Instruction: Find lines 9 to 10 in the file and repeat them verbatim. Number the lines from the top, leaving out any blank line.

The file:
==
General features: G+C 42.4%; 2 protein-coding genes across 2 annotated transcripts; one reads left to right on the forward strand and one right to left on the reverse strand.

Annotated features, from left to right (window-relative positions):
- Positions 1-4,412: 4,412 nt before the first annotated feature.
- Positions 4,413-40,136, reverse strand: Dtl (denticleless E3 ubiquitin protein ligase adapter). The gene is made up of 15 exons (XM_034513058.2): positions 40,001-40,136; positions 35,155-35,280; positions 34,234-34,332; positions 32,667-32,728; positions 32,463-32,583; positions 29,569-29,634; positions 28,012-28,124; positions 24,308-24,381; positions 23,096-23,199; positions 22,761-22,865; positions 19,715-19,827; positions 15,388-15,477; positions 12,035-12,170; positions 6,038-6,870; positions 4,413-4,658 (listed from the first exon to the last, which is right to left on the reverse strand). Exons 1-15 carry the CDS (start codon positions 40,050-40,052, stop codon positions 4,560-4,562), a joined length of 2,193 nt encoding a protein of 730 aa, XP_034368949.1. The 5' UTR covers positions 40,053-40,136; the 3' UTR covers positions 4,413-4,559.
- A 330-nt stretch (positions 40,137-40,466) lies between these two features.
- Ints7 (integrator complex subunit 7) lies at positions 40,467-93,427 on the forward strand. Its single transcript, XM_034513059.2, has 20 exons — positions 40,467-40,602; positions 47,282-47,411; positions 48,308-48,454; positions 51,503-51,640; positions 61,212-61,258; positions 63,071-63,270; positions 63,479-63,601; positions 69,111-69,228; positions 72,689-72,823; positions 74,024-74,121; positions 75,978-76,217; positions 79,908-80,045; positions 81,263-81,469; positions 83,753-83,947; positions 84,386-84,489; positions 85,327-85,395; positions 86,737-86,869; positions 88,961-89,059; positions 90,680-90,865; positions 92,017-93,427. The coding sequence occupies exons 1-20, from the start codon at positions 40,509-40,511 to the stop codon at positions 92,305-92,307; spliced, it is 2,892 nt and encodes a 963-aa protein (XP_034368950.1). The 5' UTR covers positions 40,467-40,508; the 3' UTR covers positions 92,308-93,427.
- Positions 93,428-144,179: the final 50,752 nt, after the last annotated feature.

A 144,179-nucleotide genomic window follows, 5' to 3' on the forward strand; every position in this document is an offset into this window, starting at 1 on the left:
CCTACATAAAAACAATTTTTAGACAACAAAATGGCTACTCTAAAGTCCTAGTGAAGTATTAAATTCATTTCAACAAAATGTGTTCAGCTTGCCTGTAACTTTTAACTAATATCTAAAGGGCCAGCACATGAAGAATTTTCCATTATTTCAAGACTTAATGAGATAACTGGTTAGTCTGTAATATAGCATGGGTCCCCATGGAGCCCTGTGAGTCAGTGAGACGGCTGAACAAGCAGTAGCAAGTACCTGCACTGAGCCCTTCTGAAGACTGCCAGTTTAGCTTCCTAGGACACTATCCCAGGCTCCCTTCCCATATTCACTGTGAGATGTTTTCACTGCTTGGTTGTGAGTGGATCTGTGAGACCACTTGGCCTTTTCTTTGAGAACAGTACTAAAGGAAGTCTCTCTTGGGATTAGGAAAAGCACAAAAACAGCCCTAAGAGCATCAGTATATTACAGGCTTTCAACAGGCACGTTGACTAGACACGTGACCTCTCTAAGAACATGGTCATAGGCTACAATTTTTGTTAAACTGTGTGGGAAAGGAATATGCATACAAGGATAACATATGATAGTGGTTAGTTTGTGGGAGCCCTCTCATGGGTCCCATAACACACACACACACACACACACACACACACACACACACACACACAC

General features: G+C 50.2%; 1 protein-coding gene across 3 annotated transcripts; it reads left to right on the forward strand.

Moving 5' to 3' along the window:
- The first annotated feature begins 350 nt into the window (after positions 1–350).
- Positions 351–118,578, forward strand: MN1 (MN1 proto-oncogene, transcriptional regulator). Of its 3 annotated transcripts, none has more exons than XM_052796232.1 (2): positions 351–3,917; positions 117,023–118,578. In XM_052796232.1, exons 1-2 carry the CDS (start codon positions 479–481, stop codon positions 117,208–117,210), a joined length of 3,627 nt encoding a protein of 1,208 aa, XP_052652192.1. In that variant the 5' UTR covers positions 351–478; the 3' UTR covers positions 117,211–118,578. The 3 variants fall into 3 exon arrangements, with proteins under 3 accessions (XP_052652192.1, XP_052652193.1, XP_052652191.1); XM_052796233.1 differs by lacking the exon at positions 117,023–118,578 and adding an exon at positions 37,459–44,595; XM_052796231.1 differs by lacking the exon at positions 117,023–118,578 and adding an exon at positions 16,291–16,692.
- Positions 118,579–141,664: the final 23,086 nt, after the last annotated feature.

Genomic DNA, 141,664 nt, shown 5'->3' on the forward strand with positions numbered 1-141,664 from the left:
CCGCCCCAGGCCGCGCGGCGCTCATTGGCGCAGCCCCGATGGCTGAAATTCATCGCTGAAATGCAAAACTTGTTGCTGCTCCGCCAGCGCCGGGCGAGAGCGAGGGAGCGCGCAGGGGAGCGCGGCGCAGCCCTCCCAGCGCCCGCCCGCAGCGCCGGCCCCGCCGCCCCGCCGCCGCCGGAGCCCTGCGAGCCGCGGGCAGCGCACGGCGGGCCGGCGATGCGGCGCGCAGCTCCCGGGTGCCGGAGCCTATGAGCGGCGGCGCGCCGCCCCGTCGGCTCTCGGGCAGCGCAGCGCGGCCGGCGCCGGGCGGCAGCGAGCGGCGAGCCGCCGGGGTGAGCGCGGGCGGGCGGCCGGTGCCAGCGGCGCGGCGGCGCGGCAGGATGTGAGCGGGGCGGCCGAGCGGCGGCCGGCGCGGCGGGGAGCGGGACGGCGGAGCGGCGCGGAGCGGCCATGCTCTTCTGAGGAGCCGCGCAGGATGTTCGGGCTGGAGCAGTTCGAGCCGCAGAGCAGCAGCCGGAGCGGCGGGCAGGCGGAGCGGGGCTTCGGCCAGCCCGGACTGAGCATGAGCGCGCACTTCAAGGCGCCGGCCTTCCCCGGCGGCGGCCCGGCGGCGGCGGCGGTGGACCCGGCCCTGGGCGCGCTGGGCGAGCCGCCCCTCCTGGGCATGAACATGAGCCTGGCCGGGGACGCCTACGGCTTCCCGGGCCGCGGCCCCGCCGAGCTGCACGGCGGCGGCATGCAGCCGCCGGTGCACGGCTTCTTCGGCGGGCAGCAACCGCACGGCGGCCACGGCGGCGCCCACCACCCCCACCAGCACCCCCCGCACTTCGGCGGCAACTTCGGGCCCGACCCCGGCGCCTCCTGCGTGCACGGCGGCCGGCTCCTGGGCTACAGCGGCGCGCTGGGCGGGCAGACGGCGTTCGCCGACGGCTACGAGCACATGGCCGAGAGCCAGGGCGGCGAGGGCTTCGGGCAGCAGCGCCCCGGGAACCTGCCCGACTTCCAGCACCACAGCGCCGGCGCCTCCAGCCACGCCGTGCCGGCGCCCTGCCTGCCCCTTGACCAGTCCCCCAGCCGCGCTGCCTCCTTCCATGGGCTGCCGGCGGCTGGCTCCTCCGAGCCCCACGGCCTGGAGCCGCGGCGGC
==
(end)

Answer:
CCTACATAAAAACAATTTTTAGACAACAAAATGGCTACTCTAAAGTCCTAGTGAAGTATTAAATTCATTTCAACAAAATGTGTTCAGCTTGCCTGTAACTTTTAACTAATATCTAAAGGGCCAGCACATGAAGAATTTTCCATTATTTCAAGACTTAATGAGATAACTGGTTAGTCTGTAATATAGCATGGGTCCCCATGGAGCCCTGTGAGTCAGTGAGACGGCTGAACAAGCAGTAGCAAGTACCTGCACTGAGCCCTTCTGAAGACTGCCAGTTTAGCTTCCTAGGACACTATCCCAGGCTCCCTTCCCATATTCACTGTGAGATGTTTTCACTGCTTGGTTGTGAGTGGATCTGTGAGACCACTTGGCCTTTTCTTTGAGAACAGTACTAAAGGAAGTCTCTCTTGGGATTAGGAAAAGCACAAAAACAGCCCTAAGAGCATCAGTATATTACAGGCTTTCAACAGGCACGTTGACTAGACACGTGACCTCTCTAAGAACATGGTCATAGGCTACAATTTTTGTTAAACTGTGTGGGAAAGGAATATGCATACAAGGATAACATATGATAGTGGTTAGTTTGTGGGAGCCCTCTCATGGGTCCCATAACACACACACACACACACACACACACACACACACACACACACACAC

General features: G+C 50.2%; 1 protein-coding gene across 3 annotated transcripts; it reads left to right on the forward strand.